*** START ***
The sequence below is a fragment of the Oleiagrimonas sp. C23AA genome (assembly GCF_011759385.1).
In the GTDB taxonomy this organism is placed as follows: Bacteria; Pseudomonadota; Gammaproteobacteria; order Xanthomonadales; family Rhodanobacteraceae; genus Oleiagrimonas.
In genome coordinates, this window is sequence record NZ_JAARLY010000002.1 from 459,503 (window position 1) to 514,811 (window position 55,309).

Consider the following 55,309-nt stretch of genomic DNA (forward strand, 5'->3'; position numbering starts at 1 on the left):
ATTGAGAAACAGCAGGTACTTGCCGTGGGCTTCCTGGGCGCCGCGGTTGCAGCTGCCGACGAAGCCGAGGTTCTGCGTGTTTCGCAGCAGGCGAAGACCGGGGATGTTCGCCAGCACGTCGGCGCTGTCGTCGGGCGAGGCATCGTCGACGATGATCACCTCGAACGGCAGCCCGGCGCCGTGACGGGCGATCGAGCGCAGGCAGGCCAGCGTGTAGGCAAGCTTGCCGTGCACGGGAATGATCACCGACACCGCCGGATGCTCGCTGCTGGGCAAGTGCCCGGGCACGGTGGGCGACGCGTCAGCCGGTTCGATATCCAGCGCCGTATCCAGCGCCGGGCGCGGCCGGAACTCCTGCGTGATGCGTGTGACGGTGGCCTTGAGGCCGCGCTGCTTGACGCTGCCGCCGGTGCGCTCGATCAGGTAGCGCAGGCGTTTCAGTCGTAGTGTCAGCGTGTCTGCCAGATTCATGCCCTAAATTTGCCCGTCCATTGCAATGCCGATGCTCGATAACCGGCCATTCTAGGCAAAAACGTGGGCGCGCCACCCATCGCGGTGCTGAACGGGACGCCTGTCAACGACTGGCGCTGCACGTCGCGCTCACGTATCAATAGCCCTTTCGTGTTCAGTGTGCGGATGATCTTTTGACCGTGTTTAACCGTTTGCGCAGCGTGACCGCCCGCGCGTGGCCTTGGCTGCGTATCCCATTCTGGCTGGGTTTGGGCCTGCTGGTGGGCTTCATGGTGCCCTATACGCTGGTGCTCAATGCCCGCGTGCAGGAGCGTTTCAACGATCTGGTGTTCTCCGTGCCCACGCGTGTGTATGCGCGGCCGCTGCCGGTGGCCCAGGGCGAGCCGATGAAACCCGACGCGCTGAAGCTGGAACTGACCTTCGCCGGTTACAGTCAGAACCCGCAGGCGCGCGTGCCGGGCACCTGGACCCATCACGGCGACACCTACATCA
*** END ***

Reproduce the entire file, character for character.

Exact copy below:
The sequence below is a fragment of the Oleiagrimonas sp. C23AA genome (assembly GCF_011759385.1).
In the GTDB taxonomy this organism is placed as follows: Bacteria; Pseudomonadota; Gammaproteobacteria; order Xanthomonadales; family Rhodanobacteraceae; genus Oleiagrimonas.
In genome coordinates, this window is sequence record NZ_JAARLY010000002.1 from 459,503 (window position 1) to 514,811 (window position 55,309).

Consider the following 55,309-nt stretch of genomic DNA (forward strand, 5'->3'; position numbering starts at 1 on the left):
ATTGAGAAACAGCAGGTACTTGCCGTGGGCTTCCTGGGCGCCGCGGTTGCAGCTGCCGACGAAGCCGAGGTTCTGCGTGTTTCGCAGCAGGCGAAGACCGGGGATGTTCGCCAGCACGTCGGCGCTGTCGTCGGGCGAGGCATCGTCGACGATGATCACCTCGAACGGCAGCCCGGCGCCGTGACGGGCGATCGAGCGCAGGCAGGCCAGCGTGTAGGCAAGCTTGCCGTGCACGGGAATGATCACCGACACCGCCGGATGCTCGCTGCTGGGCAAGTGCCCGGGCACGGTGGGCGACGCGTCAGCCGGTTCGATATCCAGCGCCGTATCCAGCGCCGGGCGCGGCCGGAACTCCTGCGTGATGCGTGTGACGGTGGCCTTGAGGCCGCGCTGCTTGACGCTGCCGCCGGTGCGCTCGATCAGGTAGCGCAGGCGTTTCAGTCGTAGTGTCAGCGTGTCTGCCAGATTCATGCCCTAAATTTGCCCGTCCATTGCAATGCCGATGCTCGATAACCGGCCATTCTAGGCAAAAACGTGGGCGCGCCACCCATCGCGGTGCTGAACGGGACGCCTGTCAACGACTGGCGCTGCACGTCGCGCTCACGTATCAATAGCCCTTTCGTGTTCAGTGTGCGGATGATCTTTTGACCGTGTTTAACCGTTTGCGCAGCGTGACCGCCCGCGCGTGGCCTTGGCTGCGTATCCCATTCTGGCTGGGTTTGGGCCTGCTGGTGGGCTTCATGGTGCCCTATACGCTGGTGCTCAATGCCCGCGTGCAGGAGCGTTTCAACGATCTGGTGTTCTCCGTGCCCACGCGTGTGTATGCGCGGCCGCTGCCGGTGGCCCAGGGCGAGCCGATGAAACCCGACGCGCTGAAGCTGGAACTGACCTTCGCCGGTTACAGTCAGAACCCGCAGGCGCGCGTGCCGGGCACCTGGACCCATCACGGCGACACCTACATCA